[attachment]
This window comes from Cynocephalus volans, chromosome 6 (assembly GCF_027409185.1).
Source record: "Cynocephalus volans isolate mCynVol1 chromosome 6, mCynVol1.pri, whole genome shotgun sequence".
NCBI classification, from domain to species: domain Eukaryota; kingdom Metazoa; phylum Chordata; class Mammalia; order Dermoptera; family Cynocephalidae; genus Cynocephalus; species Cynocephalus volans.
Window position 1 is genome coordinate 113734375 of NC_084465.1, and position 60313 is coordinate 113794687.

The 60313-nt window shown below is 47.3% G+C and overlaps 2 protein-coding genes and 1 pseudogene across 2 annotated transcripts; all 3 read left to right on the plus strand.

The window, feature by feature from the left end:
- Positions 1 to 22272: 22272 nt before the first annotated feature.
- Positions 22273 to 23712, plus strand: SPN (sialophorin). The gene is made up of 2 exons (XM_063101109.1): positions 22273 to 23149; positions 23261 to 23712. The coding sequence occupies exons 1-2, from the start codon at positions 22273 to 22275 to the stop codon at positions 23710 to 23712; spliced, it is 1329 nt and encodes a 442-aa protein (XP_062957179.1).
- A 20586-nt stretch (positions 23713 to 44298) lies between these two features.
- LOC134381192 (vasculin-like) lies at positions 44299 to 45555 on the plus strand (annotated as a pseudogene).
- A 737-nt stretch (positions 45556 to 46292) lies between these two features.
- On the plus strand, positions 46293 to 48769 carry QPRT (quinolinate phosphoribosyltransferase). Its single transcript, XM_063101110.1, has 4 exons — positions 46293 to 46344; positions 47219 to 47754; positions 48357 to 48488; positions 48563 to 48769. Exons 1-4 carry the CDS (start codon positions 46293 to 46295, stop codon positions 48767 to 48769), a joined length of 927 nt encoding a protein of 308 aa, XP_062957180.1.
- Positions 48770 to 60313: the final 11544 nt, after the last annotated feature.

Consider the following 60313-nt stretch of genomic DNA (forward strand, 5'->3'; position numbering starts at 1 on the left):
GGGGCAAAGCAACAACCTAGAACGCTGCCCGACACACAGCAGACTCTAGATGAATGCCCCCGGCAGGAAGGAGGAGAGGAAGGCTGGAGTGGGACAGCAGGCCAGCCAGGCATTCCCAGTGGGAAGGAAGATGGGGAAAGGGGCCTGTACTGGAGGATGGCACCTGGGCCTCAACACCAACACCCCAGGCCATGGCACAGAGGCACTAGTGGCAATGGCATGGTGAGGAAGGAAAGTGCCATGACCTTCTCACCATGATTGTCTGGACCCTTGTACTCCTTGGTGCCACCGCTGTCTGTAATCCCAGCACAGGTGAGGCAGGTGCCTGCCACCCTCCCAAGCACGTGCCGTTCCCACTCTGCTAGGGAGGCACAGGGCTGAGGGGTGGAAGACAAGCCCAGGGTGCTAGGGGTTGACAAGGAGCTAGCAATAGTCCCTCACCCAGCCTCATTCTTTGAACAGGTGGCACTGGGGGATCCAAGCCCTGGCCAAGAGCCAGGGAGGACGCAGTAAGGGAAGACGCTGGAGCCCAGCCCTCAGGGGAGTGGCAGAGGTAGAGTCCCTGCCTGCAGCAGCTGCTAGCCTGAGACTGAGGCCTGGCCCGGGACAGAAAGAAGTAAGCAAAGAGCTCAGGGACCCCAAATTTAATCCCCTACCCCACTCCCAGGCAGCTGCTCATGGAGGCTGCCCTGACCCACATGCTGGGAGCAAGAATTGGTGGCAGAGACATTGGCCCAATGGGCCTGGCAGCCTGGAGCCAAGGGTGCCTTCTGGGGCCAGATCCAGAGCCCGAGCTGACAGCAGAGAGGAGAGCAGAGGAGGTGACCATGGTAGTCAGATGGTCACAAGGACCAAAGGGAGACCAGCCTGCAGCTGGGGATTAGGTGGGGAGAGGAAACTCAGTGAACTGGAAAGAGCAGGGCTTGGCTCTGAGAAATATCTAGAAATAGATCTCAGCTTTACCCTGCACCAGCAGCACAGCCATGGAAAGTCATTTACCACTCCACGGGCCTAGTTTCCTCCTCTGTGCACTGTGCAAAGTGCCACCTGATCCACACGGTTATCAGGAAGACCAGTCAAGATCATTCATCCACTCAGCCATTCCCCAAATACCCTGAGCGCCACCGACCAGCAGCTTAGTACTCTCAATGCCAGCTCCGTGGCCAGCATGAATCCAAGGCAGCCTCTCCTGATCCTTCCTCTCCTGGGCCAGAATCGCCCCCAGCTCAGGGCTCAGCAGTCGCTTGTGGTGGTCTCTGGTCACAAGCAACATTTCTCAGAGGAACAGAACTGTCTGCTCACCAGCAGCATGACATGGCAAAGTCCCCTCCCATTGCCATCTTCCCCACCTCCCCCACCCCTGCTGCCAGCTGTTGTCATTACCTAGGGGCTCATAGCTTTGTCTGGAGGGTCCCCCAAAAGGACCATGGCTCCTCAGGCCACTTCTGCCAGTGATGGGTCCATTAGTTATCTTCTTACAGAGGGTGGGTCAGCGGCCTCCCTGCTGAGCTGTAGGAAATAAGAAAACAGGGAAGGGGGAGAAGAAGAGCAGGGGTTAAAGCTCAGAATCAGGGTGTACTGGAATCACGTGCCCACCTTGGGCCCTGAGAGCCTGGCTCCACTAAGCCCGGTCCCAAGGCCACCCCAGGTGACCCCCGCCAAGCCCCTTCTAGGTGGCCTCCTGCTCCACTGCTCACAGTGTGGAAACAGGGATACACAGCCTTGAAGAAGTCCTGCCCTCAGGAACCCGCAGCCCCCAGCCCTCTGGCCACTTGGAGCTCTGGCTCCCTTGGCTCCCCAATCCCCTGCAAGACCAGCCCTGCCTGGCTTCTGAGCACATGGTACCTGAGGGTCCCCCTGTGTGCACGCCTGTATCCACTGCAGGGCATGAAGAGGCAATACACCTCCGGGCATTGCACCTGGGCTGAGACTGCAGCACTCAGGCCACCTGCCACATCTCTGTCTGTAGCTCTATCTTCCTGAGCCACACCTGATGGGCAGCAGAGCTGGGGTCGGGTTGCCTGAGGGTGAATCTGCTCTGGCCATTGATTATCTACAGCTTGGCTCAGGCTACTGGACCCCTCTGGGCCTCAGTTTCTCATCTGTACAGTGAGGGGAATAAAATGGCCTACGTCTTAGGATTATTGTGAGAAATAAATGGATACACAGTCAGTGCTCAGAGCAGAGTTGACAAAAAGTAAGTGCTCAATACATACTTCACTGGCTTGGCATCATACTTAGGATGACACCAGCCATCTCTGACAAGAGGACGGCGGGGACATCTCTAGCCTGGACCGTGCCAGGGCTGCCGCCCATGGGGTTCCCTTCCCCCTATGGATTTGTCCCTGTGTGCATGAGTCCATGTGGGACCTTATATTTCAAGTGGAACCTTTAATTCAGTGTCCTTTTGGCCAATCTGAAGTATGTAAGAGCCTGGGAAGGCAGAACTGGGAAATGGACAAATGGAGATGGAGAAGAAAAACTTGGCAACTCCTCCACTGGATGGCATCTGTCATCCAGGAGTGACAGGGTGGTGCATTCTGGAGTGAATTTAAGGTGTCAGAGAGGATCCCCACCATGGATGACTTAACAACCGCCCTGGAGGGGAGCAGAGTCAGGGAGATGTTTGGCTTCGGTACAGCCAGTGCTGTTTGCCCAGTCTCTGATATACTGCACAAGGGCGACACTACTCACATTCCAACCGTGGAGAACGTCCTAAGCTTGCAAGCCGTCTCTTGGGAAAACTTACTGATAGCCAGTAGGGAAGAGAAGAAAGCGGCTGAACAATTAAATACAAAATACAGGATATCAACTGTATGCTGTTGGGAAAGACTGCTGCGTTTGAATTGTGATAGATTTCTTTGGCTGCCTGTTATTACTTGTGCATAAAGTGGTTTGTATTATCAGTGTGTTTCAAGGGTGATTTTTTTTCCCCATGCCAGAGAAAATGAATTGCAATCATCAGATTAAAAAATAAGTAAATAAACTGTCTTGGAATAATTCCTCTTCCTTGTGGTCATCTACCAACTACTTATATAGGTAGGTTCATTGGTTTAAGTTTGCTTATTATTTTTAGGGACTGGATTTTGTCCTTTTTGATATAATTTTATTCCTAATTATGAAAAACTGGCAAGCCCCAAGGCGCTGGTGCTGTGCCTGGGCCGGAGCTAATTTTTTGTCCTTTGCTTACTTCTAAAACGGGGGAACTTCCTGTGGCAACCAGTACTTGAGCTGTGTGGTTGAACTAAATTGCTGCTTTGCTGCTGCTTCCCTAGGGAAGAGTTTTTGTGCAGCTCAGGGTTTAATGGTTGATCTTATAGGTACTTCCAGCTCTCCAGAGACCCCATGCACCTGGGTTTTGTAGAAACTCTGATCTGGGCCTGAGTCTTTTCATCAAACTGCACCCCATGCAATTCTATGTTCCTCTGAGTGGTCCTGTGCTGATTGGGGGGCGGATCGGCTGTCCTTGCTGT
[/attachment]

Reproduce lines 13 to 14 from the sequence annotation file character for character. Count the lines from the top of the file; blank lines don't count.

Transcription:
- Positions 48770 to 60313: the final 11544 nt, after the last annotated feature.

Consider the following 60313-nt stretch of genomic DNA (forward strand, 5'->3'; position numbering starts at 1 on the left):